Petraeus, of course, became the commander in Iraq three years into the war there, when things were going very badly, and managed with a mix of political and military moves to quiet things down and establish the Maliki government securely. To be quite frank, while Petraeus was a very fine general who inspired those who worked with him, I never felt that he would rank with Grant, Marshall, Eisenhower or Ridgway, because he never came to grips with the fundamental long-term problem of counterinsurgency efforts. He proved that US forces could quiet things down in Iraq, but I don't believe that he ever faced up to the difficulty of leaving a stable political order behind--something which in fact we have not been able to do. He was confident that the Iraqis would want to keep American forces around because they needed us, but he turned out to be mistaken The same problem of achieving long-term stability is probably going to doom, in the medium and long term, the further efforts that he undertook in Afghanistan. After serving as CENTCOM commander, he accepted a demotion to take over Afghanistan again after General Stanley McChrystal was relieved of command. Then he became director of the CIA.

This week General Petraeus had to tell President Obama that he had been having an extramarital affair with a married woman with two children, Paula Broadwell, who has recently published a biography of him. She spent time in Kabul while doing so, suggesting that their affair, like Pershing's with Cromwell and Eisenhower's with Summersby, might well have begun in a combat zone. It is easy to see what drew them together: she is also a West Point graduate who has an Ivy League degree, and they are both fitness nuts. They are also human. These things happen.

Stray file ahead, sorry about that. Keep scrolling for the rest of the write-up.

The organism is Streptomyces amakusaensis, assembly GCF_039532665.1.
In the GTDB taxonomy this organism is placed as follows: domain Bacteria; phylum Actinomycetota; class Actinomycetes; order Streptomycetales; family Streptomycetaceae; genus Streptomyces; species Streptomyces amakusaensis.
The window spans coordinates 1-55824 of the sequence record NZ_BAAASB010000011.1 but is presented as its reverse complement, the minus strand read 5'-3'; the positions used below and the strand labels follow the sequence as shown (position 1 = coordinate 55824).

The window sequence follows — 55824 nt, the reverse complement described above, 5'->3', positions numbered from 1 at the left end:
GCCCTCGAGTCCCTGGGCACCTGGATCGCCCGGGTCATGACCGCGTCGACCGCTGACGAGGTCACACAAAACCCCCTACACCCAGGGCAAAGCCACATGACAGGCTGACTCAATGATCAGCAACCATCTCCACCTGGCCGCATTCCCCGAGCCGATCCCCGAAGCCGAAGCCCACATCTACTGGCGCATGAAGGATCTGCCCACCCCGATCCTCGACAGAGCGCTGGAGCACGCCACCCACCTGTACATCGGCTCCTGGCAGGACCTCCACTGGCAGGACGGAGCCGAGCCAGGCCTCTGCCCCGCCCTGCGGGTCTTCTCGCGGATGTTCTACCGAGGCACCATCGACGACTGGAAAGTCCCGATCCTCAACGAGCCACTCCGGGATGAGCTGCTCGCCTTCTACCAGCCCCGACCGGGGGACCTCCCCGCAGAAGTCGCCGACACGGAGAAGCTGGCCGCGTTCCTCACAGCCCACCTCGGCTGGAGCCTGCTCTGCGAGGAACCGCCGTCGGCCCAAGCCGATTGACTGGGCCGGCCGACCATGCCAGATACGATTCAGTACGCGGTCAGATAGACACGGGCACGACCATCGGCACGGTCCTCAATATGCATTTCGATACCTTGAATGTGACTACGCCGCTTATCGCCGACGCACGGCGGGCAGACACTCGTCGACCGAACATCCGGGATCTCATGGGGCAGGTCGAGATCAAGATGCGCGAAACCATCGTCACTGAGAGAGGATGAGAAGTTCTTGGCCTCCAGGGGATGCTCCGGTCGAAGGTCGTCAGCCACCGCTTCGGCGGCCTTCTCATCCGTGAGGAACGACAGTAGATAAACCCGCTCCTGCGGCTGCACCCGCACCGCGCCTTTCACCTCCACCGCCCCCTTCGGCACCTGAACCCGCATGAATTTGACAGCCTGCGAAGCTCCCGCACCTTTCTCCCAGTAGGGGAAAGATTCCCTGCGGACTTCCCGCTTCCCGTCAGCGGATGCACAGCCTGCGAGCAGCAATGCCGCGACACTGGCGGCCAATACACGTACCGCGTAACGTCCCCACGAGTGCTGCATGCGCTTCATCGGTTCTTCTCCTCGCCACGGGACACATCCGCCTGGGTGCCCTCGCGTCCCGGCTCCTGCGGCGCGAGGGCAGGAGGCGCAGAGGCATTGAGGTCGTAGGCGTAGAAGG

I once wrote a long post here about the German Chancellor Bernhard von Bulow, who did so much to delay the First World War as chancellor from 1899 to 1909. He commented repeatedly that he thought he could see the world more clearly than most of his German contemporaries because he was a diplomat who had spent so much time overseas. I seem to see many things differently from my contemporaries because I've been reading history since I was seven years old, and comparing the present to the past. There is no difference--none--between Petraeus's indiscretion and that of Eisenhower and many other military and civilian leaders that I could name. There is no reason, in a sane world, why his behavior should have any more impact on his life, family and career than theirs did. But Petraeus is now ending his career in disgrace and his name will be forever tarnished--not because of what he did, but because in the last thirty years the media has arrogated itself the right to investigate the lives of public figures and ruin them for extramarital affairs. We have even had a President impeached for a sexual indiscretion (and please don't waste my time with comments that it was about lying, not sex-we all know better.) This is not a sign of increasing maturity, but of decreasing maturity. We will never again have effective leadership in this country if we can't accept that leaders are human beings, that they do jobs most of us would never have the courage even to attempt, and that their personal lives are their own business.